United States District Court, D. New Jersey
April 9, 2014
ROGER E. COWLES, Plaintiff,
CITY OF ELIZABETH, N.J., a municipal corporation, POLICE DEPARTMENT FIREARMS LICENSING EMPLOYEE LARON MURRAY in his individual capacity, FORMER CHIEF OF POLICE RONALD P. SIMON, in his individual capacity. Defendants.
WILLIAM J. MARTINI, District Judge.
After his application for a gun permit was terminated by the City of Elizabeth, pro se plaintiff Roger Cowles filed the instant Section 1983 action alleging a violation of his Second and Fourteenth Amendment rights. Defendants the City of Elizabeth ("Elizabeth"), former Elizabeth Police Chief Ronald Simon, and Elizabeth Police Department Firearms Licensing Clerk Laron Murray move for summary judgment pursuant to Federal Rule of Civil Procedure 56. There was no oral argument. Fed.R.Civ.P. 78(b). For the reasons set forth below, the Court will GRANT summary judgment.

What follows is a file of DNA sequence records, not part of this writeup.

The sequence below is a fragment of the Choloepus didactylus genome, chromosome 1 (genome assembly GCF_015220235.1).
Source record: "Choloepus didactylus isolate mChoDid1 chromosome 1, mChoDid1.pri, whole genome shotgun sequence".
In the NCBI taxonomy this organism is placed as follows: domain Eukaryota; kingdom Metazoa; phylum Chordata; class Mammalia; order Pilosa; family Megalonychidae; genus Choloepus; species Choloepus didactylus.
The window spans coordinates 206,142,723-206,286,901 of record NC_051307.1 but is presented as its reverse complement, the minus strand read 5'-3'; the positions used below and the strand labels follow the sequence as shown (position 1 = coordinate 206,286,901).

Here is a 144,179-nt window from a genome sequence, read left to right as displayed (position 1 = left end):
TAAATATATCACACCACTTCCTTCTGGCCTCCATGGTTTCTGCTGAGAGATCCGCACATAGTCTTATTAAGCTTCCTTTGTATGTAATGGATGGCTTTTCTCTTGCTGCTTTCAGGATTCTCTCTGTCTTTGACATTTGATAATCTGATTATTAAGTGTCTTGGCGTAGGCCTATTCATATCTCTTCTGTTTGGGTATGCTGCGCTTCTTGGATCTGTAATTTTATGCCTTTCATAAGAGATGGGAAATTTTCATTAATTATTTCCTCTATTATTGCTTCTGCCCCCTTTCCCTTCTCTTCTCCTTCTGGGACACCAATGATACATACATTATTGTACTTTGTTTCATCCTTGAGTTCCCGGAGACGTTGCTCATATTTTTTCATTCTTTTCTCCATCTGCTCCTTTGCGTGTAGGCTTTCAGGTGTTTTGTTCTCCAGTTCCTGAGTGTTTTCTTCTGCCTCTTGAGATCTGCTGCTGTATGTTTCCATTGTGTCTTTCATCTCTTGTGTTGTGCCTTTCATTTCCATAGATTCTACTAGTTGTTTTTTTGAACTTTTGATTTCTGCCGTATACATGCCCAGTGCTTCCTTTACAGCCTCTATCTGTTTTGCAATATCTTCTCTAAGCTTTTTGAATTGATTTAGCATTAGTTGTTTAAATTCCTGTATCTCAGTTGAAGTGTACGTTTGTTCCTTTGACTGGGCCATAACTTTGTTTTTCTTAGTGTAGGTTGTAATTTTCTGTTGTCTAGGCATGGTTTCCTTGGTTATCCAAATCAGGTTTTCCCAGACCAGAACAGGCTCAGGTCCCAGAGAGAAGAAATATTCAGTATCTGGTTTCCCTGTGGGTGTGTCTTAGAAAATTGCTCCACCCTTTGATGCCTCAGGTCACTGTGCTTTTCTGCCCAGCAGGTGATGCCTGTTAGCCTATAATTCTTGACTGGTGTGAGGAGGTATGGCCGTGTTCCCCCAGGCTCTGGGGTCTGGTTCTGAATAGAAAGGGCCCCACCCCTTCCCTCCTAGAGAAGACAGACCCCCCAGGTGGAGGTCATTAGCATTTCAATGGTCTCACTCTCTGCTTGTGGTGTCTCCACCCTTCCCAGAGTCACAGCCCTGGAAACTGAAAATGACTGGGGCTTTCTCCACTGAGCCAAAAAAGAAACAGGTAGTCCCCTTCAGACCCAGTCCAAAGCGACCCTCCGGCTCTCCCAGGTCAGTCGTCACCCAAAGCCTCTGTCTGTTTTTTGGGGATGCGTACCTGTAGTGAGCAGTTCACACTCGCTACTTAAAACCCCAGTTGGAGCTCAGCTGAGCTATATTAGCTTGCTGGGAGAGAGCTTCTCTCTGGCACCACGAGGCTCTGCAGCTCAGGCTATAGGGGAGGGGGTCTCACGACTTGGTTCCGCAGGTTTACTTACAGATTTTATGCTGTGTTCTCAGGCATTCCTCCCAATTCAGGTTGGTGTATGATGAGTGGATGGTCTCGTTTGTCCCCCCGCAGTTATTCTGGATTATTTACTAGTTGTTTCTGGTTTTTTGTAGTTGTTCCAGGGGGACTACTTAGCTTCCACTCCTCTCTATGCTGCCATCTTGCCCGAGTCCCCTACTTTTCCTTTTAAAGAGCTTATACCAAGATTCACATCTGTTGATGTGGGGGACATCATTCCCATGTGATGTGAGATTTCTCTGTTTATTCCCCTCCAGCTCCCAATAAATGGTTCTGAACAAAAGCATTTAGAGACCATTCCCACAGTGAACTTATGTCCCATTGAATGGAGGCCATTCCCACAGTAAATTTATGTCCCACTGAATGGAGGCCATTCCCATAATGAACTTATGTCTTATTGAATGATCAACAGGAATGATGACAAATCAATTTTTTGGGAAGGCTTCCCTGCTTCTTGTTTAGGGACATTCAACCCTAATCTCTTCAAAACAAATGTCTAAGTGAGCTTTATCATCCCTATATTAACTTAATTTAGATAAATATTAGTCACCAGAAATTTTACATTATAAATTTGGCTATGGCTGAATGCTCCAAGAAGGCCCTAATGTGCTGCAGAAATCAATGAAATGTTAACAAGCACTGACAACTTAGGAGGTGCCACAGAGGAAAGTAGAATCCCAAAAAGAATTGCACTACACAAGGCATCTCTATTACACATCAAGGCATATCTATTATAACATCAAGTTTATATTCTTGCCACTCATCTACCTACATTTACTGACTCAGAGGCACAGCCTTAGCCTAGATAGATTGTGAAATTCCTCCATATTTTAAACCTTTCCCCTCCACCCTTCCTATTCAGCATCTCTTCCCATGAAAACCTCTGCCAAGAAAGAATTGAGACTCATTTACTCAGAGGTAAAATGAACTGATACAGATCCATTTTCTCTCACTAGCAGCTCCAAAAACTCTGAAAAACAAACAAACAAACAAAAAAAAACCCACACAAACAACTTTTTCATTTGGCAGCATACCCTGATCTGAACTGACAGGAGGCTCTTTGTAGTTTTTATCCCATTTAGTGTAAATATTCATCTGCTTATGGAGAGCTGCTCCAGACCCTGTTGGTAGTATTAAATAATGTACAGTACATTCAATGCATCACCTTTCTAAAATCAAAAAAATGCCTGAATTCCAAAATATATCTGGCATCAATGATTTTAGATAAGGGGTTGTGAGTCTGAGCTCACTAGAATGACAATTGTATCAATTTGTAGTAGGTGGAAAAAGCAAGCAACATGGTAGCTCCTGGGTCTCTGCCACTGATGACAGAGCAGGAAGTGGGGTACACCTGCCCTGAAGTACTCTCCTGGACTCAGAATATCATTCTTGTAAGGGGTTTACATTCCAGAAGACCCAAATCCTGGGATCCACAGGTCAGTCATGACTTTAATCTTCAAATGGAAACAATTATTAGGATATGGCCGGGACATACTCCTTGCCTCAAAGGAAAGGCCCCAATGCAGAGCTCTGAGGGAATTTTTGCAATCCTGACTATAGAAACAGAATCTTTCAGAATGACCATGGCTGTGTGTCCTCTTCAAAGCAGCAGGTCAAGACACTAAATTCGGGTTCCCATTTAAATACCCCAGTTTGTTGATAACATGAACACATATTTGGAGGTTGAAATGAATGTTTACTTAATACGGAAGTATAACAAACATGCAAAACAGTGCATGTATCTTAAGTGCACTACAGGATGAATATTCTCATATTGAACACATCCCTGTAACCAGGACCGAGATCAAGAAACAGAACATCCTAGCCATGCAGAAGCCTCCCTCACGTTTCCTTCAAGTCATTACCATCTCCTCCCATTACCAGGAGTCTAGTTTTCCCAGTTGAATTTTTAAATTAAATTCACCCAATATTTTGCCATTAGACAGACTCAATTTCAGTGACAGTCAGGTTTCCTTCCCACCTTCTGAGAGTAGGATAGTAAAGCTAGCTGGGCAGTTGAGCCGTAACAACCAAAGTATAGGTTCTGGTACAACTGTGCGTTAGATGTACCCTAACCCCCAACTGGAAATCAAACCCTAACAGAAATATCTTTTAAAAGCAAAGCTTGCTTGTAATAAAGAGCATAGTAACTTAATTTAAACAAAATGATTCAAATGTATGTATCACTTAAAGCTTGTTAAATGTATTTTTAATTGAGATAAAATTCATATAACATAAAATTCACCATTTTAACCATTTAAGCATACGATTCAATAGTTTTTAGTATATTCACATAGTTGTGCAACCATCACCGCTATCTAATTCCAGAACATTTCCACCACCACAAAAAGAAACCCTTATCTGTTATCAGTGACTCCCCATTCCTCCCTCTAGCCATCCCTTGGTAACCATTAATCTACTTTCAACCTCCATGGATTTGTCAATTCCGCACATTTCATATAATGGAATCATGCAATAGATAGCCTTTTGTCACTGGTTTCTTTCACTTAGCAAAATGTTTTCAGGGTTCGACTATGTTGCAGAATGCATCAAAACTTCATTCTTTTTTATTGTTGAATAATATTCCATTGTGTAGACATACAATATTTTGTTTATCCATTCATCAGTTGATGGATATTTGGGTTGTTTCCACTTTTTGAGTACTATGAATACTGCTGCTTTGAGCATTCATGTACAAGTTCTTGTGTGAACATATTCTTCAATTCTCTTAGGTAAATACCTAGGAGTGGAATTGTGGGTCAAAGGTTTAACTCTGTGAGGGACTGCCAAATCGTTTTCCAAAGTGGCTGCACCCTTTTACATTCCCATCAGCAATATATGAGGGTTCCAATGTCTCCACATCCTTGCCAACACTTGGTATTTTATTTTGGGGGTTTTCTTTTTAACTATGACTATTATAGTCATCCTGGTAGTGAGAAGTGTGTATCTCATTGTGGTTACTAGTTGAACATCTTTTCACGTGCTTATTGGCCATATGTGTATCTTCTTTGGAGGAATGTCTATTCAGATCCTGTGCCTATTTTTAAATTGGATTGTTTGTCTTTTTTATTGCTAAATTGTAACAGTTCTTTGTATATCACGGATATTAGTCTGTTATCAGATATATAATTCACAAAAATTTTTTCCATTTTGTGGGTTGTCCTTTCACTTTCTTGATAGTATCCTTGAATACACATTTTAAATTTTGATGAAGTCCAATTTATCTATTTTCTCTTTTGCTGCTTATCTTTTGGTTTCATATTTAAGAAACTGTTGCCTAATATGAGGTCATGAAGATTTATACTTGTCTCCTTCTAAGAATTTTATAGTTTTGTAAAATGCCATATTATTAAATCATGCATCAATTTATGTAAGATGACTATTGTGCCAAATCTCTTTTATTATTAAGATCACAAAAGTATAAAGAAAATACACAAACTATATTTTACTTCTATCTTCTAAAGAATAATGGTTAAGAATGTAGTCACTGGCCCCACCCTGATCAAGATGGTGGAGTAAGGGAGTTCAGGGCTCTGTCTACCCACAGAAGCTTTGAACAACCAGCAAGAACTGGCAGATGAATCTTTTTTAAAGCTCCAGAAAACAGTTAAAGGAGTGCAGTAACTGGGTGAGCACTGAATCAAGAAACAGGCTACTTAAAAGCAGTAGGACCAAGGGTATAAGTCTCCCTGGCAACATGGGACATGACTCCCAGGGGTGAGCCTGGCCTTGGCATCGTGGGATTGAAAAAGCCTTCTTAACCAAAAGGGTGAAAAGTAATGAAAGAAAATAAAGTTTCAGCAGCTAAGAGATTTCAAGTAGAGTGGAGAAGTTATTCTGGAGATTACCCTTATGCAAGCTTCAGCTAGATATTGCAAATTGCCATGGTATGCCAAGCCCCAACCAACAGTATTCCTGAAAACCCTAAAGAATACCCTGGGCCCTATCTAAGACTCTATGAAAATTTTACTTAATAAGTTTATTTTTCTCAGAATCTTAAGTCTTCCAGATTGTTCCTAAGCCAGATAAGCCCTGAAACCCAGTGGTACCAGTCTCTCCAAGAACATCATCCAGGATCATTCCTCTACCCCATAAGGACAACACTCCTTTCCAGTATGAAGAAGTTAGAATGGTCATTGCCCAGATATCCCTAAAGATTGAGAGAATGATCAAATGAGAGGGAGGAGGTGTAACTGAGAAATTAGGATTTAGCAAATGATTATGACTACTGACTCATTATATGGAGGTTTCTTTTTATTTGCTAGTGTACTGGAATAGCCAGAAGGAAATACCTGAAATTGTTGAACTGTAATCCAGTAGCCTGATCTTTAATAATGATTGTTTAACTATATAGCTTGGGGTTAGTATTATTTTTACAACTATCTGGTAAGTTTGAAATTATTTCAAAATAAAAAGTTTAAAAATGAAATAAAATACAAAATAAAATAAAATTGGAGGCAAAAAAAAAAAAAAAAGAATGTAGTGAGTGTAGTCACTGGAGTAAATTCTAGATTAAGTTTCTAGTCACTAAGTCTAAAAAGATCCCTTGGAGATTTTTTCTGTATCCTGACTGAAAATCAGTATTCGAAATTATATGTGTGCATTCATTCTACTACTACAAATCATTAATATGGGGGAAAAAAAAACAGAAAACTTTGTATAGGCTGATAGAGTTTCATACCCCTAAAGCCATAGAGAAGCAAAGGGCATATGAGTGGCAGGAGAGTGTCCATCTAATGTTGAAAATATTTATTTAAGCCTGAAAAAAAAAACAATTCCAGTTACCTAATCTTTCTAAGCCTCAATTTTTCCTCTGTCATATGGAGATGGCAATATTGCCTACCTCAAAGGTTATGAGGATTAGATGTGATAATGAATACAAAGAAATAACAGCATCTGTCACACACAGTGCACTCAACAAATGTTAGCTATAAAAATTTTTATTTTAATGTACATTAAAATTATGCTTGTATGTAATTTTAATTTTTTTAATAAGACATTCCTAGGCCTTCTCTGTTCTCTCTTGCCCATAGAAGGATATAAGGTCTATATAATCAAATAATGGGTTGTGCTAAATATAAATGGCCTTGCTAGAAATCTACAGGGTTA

Unless otherwise noted, the following facts are undisputed. Laron Murray is a processing clerk in the Elizabeth Police Department's firearms licensing unit. Defendants' Statement of Material Facts ("DSMF") ¶ 1, ECF No. 43-2. As a processing clerk, Murray handles up to 5, 000 applications per year and works on as many at 300 applications at a time. Id. ¶ 5. When he was hired as a processing clerk, Murray had already received a certification in background investigations and firearms applicant investigations. Id. ¶ 3. Murray has continued to re-certify every year through 2013. Id.